Vendors and carriers alike extol the virtues of Gigabit Ethernet connectivity to create private networks and WAN connectivity. These parties wax poetic about a future where every American business can have access to 1 Gbps, 10 Gbps and with recent equipment developments, 100 Gbps. One has to wonder how far from the city these folks have wandered.
...the focus for Gigabit Ethernet is on markets where there is demand for Gigabit Ethernet.
In actuality, the focus for Gigabit Ethernet is on markets where there is demand for Gigabit Ethernet. These are the NFL cities and the metro markets that have a high concentration of heavy users. In rural America, Central Offices are fed by TDM and the local cable provider uses that same TDM to serve communities with the "competitive" solution. Without demand from multiple heavy users, rural fiber development cannot take place without subsidy, government partnerships or initiatives where groups like Google shame rural America into developing a market.
Take any business WAN and qualify them for Gigabit Ethernet, and you will see locations in cities with population of less than 250,000 fall out for lack of availability. The market has trained the consumer to accept this and place less of a priority on these outlying locations.
In actuality, a more technological approach is required. Routers as much as five years old support TDM to Ethernet conversion. It is a simple process to card a router to overlay ATM on top of Ethernet. With a creative staff and the proper support method, a WAN can be created with GigE, ATM, TDM, bonded TDM and a very traditional microwave that is presented to the customer as VLANs on and Ethernet connection.
The largest hindrance in this effort is not the technology, it is the insistence on the large carriers to please investors and cut headcount. (Image source: BT)
The largest hindrance in this effort is not the technology, it is the insistence on the large carriers to please investors and cut headcount. The salaries that have the largest impact on the bottom line are the veterans that understand these older technologies. The end result is compartmentalization of support staff where John understands ATM, Sally understands TDM and Muxing and James understands IP and routing. Put the three in the same room, and they would not agree on how to support a diverse WAN. Better yet, add in Stacey from sales and they won't know how to price the WAN.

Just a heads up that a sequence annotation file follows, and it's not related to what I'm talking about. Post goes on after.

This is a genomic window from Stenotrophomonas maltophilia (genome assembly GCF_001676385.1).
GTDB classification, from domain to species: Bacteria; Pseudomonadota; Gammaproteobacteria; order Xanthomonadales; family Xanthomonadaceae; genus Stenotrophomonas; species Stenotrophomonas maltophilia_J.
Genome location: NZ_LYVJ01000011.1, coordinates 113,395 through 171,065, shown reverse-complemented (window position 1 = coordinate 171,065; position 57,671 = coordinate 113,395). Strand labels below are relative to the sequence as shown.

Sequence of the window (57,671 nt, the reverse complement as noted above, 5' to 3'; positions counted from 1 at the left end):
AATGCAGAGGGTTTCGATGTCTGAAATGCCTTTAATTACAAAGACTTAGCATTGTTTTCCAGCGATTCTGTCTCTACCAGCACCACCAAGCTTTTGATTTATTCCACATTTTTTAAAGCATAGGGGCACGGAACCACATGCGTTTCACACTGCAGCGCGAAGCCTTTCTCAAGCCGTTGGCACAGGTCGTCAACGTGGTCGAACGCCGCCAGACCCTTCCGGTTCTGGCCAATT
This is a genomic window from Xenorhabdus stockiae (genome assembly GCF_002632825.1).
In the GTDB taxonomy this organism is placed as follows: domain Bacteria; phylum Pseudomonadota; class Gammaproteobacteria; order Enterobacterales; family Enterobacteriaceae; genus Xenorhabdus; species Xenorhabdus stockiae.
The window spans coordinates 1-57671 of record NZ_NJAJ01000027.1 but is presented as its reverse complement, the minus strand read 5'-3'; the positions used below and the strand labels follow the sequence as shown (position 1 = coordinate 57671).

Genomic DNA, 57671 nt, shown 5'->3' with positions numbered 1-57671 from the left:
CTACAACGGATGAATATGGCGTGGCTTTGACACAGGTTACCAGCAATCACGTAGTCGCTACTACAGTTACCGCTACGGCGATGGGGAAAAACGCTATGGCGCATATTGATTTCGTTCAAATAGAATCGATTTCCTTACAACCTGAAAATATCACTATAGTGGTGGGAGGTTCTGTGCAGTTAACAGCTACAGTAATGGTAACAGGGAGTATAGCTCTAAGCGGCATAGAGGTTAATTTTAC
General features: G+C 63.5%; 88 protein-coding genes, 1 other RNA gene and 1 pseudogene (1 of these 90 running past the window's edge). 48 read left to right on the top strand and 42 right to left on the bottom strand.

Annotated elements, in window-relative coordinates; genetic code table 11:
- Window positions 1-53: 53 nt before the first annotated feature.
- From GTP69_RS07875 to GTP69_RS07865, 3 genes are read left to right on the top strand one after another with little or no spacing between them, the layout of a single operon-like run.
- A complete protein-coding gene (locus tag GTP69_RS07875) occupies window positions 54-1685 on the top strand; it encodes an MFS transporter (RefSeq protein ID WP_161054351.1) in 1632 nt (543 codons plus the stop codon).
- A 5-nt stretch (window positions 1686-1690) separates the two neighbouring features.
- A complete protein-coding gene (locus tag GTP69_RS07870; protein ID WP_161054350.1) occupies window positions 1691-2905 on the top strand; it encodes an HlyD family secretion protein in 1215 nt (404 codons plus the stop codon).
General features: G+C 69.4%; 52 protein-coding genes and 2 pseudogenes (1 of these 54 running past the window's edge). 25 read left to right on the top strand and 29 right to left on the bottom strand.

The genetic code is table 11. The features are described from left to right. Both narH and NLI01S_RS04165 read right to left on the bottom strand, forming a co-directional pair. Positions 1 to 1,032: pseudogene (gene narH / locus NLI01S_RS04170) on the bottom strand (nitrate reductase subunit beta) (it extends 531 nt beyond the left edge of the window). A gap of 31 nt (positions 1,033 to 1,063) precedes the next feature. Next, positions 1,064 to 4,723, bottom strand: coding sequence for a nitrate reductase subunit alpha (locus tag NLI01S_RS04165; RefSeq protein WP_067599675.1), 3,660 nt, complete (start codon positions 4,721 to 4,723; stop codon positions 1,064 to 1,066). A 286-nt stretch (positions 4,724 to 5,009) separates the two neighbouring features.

Boiled down, our telecom world will focus on orange-haired staffers in the IP department that can't relate to a Central Office technician in rural America. Pair that with market insistence that a broad and vast America can deploy fiber as effectively as Singapore or Korea, and these factors means the Gigabit Ethernet market will need black belts in interoperability. These groups that can not only pair old-school with new and fully support it, but also look beyond the sexiness of GigE and draw on this knowledge to retain and help a customer grow.
Until this happens, rural markets will become increasingly alienated and frustrated to the point of building a supply of fiber based on spite rather than demand.
Carriers--send your orange-haired techs to rural America. Have them talk to 30-year veterans who have seen growth starting with 56k DS0s and Frame Relay. Pair them with groups back in the city that can price, build and support a diverse network to help your business customer.
Brian Worthen is Founder & CEO of Mammoth Networks and a special guest columnist for FierceTelecom.